Endnotes 16 August

25. Zeeuws Archief, Zeeuwen Gezocht (http://www.zeeuwengezocht.nl : accessed 28 July 2013), database, entry for
entry for birth record of Kornelis Mulder, 4 September 1840
26. Zeeuws Archief, Zeeuwen Gezocht (http://www.zeeuwengezocht.nl : accessed 28 July 2013), database, entry for
entry for death record of Kornelis Mulder, 3 June 1887
27. Zeeuws Archief, Zeeuwen Gezocht (http://www.zeeuwengezocht.nl : accessed 28 July 2013), database, entry for
entry for birth record of Melanie Mulder, 21 January 1842
28. Zeeuws Archief, Zeeuwen Gezocht (http://www.zeeuwengezocht.nl : accessed 28 July 2013), database, entry for
entry for death record of Melanie Mulder, 23 June 1884
29. Zeeuws Archief, Zeeuwen Gezocht (http://www.zeeuwengezocht.nl : accessed 28 July 2013), database, entry for
entry for birth record of Johannes Mulder, 12 November 1843
30. Zeeuws Archief, Zeeuwen Gezocht (http://www.zeeuwengezocht.nl : accessed 28 July 2013), database, entry for
entry for death record of Johannes Mulder, 7 January 1849
31. Zeeuws Archief, Zeeuwen Gezocht (http://www.zeeuwengezocht.nl : accessed 28 July 2013), database, entry for
entry for birth record of Andries Mulder, 23 January 1846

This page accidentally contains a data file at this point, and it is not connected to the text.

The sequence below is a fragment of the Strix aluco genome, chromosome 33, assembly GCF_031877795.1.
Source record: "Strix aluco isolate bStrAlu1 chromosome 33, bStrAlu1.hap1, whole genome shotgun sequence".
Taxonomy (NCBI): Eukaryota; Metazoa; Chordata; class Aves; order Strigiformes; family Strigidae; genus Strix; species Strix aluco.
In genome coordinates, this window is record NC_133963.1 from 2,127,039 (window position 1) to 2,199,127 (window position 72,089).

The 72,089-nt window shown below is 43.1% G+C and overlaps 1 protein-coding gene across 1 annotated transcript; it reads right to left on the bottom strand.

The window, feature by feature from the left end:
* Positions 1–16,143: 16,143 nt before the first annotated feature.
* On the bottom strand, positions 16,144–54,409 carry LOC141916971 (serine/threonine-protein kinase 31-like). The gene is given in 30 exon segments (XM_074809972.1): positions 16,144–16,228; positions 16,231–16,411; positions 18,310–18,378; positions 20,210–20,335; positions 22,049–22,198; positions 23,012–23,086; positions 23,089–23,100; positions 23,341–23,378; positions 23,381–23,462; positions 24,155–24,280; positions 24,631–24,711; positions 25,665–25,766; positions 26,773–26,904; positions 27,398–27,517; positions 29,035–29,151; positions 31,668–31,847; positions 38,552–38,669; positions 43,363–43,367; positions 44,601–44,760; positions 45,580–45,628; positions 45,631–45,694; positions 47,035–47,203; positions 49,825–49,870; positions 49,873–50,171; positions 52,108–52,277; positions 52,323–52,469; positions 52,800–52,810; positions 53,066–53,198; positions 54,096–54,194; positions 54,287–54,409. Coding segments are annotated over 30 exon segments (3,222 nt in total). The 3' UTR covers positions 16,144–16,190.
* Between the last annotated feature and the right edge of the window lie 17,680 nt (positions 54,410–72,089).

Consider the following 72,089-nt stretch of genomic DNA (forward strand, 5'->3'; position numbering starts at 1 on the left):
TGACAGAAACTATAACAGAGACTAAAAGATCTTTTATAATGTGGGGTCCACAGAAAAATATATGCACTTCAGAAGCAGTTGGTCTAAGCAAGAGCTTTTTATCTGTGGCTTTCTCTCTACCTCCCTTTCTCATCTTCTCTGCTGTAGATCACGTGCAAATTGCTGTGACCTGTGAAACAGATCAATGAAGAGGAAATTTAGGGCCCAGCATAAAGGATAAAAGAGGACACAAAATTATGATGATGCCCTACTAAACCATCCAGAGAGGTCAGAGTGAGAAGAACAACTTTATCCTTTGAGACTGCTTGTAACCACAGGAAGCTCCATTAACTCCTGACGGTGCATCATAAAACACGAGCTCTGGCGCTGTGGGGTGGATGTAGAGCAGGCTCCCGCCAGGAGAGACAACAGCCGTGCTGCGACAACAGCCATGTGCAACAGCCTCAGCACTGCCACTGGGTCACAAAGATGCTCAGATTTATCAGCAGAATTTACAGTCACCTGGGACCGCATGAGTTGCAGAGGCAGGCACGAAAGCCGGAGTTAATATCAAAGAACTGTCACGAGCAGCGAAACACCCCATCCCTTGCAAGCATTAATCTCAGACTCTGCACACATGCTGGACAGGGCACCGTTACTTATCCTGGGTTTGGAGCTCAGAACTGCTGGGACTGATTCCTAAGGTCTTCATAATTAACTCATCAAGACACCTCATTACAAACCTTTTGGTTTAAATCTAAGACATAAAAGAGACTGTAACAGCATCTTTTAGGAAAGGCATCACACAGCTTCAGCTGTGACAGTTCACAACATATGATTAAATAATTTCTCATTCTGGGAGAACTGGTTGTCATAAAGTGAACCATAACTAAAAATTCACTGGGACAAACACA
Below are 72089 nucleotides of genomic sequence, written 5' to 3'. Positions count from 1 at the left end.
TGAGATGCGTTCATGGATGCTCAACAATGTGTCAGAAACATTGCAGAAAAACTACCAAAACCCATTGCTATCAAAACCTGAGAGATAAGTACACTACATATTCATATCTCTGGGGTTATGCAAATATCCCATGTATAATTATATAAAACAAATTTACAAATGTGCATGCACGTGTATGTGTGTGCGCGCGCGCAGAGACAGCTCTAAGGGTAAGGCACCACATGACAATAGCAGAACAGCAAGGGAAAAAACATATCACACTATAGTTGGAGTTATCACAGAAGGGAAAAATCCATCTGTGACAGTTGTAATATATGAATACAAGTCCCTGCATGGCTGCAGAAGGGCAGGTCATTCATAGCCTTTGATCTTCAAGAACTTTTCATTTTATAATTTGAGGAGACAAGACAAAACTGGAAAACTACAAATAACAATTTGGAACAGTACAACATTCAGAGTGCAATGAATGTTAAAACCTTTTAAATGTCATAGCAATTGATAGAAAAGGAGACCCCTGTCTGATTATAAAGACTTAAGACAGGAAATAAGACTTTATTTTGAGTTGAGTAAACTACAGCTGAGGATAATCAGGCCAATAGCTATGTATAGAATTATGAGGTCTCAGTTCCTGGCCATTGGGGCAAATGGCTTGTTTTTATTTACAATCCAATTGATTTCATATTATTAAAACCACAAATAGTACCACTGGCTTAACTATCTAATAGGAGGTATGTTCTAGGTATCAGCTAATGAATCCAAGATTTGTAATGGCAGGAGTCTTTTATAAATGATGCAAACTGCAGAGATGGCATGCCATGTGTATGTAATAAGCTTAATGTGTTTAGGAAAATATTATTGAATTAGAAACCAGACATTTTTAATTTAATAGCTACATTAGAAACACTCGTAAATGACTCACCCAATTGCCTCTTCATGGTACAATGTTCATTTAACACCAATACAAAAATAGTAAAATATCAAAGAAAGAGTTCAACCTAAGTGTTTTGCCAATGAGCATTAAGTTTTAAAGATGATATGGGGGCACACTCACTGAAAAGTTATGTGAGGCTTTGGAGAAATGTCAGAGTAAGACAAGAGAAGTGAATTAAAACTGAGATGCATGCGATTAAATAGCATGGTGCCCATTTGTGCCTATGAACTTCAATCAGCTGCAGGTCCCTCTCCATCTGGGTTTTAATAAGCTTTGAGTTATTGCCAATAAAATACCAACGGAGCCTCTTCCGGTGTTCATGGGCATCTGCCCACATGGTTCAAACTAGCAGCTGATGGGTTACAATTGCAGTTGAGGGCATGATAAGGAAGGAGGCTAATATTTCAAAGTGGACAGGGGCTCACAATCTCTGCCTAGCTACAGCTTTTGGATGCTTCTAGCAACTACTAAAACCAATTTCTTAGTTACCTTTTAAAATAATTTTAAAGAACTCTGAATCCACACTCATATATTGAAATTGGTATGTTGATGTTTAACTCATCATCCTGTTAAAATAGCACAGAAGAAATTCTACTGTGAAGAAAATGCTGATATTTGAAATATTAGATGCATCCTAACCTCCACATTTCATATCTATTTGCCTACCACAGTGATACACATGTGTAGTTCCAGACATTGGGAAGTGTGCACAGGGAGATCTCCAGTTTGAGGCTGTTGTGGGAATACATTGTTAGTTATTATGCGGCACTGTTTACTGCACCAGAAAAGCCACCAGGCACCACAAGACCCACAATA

32. Zeeuws Archief, Zeeuwen Gezocht (http://www.zeeuwengezocht.nl : accessed 28 July 2013), database, entry for
entry for birth record of Jan Mulder, 9 December 1848
33. Zeeuws Archief, Zeeuwen Gezocht (http://www.zeeuwengezocht.nl : accessed 28 July 1851), database, entry for
birth record of Johannes Mulder, 10 February 1851
34. Zeeuws Archief, Zeeuwen Gezocht (http://www.zeeuwengezocht.nl : accessed 28 July 2013), database, entry for
entry for death record of Johannes Mulder, 26 June 1876
35. Zeeuws Archief, Zeeuwen Gezocht (http://www.zeeuwengezocht.nl : accessed 28 July 2013), database, entry for
entry for birth record of Jacobus Mulder, 13 May 1856
36. Zeeuws Archief, Zeeuwen Gezocht (http://www.zeeuwengezocht.nl : accessed 28 July 2013), database, entry for
entry for death record of Jacobus Mulder, 17 June 1874

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Did you catch that in the title? Carel and Johanna are both my 4x great-grandparents and my 5x great-grandparents!

How is that possible? Through my maternal grandfather, Carel and Johanna are my 4X greats, the parents of Johanna Mulder who married Adriaan Zuijdweg, the tailor. Through my maternal grandmother, Carel and Johanna are my 5x greats, as they were also the parents of Karel Mulder and Rose Melanie Bataille who I haven’t even scanned for gaps yet since they are 4X and I only just started working on 4X!

I have not found a baptism or birth record for Johanna, but believe she was born around 1782 (based on her death record) and probably in Middelburg, which is the capital city of Zeeland. Carel was baptized in Goes on 8 March 1780. Here is the record.

1 – Zeeuws Archief

I have an index for the marriage of Carel and Johanna in April 1803, but not a copy of the record itself. They were married in Middelburg. I do not know what brought Carel to Middelburg to meet Johanna. By 1812 he was a shopkeeper in Goes.